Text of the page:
Race coaching in a 1965 Ford GT40 (with onboard)

This ex-Shelby American Ford GT40, chassis #1018, is a special machine and one of very few GT40's competeting in historic racing today that is a truly original car.

Its lack of race history in period left it in great shape for a contemporary racing career that has scooped a win and multiple podiums at Goodwood and similar such blue ribbon historic race events. I've been lucky enough to have contributed to one of those from behind the wheel, and in doing so recorded the fastest ever lap by a GT40 at Goodwood. 

This car is prepared to perfection by Dean Lanzante's equipe in the UK and it is thanks to their quality that it has become a great work horse for it's owner and I to dig deep into some advance driver training. This film features perhaps the sixth or seventh such day we've done in the past year and a half and, in that time, the car's owner has leapfrogged his way from the latter half of the grid into the top six on a regular basis. He even finds himself rubbing door handles with the pros occasionally too, often coming out on top. 

I take little credit for this because he has been the dream pupil: making sure never to let too much time pass between outings, always arriving well rested and focused, and never afraid to invest in all the right tools for the job. It's certainly made my job an awful lot easier and we've had great fun in the process. I hope this film gives you a little snapshot into how a typical coaching day looks, and some sense of the extraordinary driving experience that is hustling a fifty year old GT40 around a race track. Enjoy and please comment and like (if so inclined)!

What to do if your accelerator jams open (and how to crash right)

Testing a beautifully prepared competition 289 AC Cobra at Silverstone today, everything was running fine until the throttle jammed wide open on entry to the famously quick Copse corner. Second only to brake failure, this is one of the scariest things that can happen in a race car.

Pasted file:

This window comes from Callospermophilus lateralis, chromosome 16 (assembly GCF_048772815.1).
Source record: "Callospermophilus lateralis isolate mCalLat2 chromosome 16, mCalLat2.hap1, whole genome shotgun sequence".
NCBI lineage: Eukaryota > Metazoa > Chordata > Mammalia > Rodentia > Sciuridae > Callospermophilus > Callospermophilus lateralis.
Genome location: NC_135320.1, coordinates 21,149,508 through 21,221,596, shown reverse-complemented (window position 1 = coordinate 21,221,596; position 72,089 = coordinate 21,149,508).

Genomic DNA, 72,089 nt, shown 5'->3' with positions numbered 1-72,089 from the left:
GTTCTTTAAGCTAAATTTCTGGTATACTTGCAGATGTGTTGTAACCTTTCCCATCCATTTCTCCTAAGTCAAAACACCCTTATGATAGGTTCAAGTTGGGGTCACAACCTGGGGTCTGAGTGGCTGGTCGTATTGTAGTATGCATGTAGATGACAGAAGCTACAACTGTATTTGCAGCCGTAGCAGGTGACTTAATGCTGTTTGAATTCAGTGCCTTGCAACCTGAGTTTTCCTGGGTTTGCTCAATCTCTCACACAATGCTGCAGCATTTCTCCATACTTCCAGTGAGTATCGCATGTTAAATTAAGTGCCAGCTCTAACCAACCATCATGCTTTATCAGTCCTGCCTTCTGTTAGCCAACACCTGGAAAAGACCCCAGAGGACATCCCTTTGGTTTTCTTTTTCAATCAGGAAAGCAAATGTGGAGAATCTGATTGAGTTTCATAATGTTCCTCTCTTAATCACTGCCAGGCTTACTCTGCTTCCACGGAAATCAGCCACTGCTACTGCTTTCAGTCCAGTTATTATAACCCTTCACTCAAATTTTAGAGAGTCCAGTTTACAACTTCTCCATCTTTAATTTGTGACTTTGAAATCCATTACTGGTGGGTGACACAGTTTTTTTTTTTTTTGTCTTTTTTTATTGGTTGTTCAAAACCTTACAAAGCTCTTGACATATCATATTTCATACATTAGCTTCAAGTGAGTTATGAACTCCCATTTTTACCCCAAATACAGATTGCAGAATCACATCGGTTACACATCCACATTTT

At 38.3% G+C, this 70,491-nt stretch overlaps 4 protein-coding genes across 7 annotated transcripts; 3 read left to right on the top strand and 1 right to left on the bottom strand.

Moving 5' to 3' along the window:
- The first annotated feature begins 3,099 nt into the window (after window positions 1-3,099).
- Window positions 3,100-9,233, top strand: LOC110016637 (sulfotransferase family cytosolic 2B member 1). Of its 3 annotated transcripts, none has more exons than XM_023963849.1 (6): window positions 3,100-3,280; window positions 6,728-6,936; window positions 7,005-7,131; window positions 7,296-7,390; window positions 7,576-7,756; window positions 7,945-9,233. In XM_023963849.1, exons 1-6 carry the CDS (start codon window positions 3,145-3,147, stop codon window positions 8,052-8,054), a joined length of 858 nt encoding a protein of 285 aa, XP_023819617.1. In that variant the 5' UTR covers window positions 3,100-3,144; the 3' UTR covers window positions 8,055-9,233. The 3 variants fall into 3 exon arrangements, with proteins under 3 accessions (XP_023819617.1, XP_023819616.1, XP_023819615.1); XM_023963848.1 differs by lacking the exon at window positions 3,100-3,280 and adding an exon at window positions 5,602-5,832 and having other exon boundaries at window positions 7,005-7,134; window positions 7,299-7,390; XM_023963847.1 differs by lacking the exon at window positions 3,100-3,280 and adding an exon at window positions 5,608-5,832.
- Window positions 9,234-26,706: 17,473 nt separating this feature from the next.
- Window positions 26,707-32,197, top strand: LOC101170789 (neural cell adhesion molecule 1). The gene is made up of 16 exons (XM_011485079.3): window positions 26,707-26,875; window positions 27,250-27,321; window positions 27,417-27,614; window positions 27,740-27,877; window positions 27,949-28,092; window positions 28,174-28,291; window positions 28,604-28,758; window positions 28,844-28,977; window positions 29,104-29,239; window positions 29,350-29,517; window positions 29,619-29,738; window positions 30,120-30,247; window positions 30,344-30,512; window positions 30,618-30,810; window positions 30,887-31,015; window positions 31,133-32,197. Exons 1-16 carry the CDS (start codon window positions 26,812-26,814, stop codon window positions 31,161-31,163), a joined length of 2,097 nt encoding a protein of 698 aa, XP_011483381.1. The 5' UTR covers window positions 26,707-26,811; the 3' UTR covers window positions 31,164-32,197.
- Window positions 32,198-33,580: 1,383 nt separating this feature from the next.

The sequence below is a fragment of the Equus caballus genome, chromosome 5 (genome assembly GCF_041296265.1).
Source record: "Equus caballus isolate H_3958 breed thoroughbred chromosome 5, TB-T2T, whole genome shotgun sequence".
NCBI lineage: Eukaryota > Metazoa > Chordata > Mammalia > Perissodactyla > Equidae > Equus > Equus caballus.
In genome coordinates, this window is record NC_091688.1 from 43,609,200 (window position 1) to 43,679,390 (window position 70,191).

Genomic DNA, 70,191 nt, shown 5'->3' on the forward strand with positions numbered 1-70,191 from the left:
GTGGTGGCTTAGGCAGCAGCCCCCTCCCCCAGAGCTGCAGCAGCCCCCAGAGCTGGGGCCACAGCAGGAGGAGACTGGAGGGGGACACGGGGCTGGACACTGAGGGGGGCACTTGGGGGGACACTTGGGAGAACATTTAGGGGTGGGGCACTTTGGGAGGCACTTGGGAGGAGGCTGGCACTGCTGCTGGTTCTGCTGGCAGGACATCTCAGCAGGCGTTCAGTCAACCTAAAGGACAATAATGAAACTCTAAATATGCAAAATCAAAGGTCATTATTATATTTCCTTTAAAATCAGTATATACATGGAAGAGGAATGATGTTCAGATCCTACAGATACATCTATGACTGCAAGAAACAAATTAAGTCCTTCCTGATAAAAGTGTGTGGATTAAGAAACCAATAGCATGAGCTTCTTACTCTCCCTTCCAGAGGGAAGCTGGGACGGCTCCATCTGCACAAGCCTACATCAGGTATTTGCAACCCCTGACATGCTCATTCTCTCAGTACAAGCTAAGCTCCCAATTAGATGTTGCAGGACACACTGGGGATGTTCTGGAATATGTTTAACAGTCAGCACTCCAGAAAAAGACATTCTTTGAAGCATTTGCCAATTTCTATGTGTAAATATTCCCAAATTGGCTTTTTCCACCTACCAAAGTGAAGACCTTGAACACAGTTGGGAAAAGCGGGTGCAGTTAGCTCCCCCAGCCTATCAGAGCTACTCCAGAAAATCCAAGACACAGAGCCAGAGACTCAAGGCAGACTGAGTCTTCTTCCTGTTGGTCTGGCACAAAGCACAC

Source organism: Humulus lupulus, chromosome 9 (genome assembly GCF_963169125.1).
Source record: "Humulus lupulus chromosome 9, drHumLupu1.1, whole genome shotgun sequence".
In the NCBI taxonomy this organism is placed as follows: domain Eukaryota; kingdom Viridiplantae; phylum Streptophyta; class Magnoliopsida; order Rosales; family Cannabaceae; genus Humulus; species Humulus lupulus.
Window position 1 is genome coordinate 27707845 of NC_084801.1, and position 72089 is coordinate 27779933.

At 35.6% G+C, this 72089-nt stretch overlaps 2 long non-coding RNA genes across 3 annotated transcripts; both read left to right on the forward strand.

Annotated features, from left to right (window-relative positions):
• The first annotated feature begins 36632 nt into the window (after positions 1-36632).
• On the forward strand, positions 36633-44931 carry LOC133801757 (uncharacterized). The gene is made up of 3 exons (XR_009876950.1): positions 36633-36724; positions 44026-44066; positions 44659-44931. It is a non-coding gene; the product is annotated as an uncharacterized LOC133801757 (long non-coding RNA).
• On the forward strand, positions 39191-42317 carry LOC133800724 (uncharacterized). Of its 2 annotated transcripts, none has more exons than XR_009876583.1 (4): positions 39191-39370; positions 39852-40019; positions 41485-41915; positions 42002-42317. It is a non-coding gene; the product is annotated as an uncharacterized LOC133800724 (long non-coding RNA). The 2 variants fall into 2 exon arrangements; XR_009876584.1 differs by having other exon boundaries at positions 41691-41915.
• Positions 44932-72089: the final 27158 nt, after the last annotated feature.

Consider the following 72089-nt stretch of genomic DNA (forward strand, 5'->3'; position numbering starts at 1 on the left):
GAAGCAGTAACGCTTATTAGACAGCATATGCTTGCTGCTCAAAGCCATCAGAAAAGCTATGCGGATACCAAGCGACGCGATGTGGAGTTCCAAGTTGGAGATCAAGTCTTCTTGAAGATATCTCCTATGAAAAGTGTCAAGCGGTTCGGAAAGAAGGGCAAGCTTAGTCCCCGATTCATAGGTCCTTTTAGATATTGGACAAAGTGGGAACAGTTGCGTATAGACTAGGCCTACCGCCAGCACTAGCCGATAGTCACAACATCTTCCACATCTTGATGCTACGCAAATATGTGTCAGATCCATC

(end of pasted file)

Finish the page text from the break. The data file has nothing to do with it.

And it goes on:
But it needn't be so dramatic. Luckily, little or no harm came to me or the car thanks to a routine I adopted long ago and now feel compelled to share...

First thing I always do when strapping into a car - even one I've driven many times before - is to remind myself of the following:

  • where is the kill switch? (Master switch or ignition key etc) 
  • how do I activate the extinguisher?
  • where is the door handle and can I release it ok? 

From a safety point of view, these are the priorities but it's also good to remind yourself of things like: the whereabouts of the oil pressure gauge and warning light, the water temp gauge, how to access reverse and what are the max recommended revs. Taking a quick moment to learn these could well save your bacon (and the car) in the event of sudden failure on track. 

When the throttle suck open on the Cobra today, I was able to switch the car off almost instantaneously, which killed the drive to the wheels and rapidly aided my deceleration. Staying on the brake pedal (not too hard, you don't want to spin or lock up if you don't have to), I was still able to scrappily navigate my way around the corner, using only a little of the run-off area as I gathered it all up.

Getting the car switched off was the key 'save'. I didn't have to think about it too much, I 'just did it' and I'm convinced that such a spontaneous reaction is because:

a) I'd reminded myself of the position of the kill switch just minutes before

b) I'd also practiced the required hand movement from steering wheel to switch a couple of times with my eyes closed before leaving the pit box.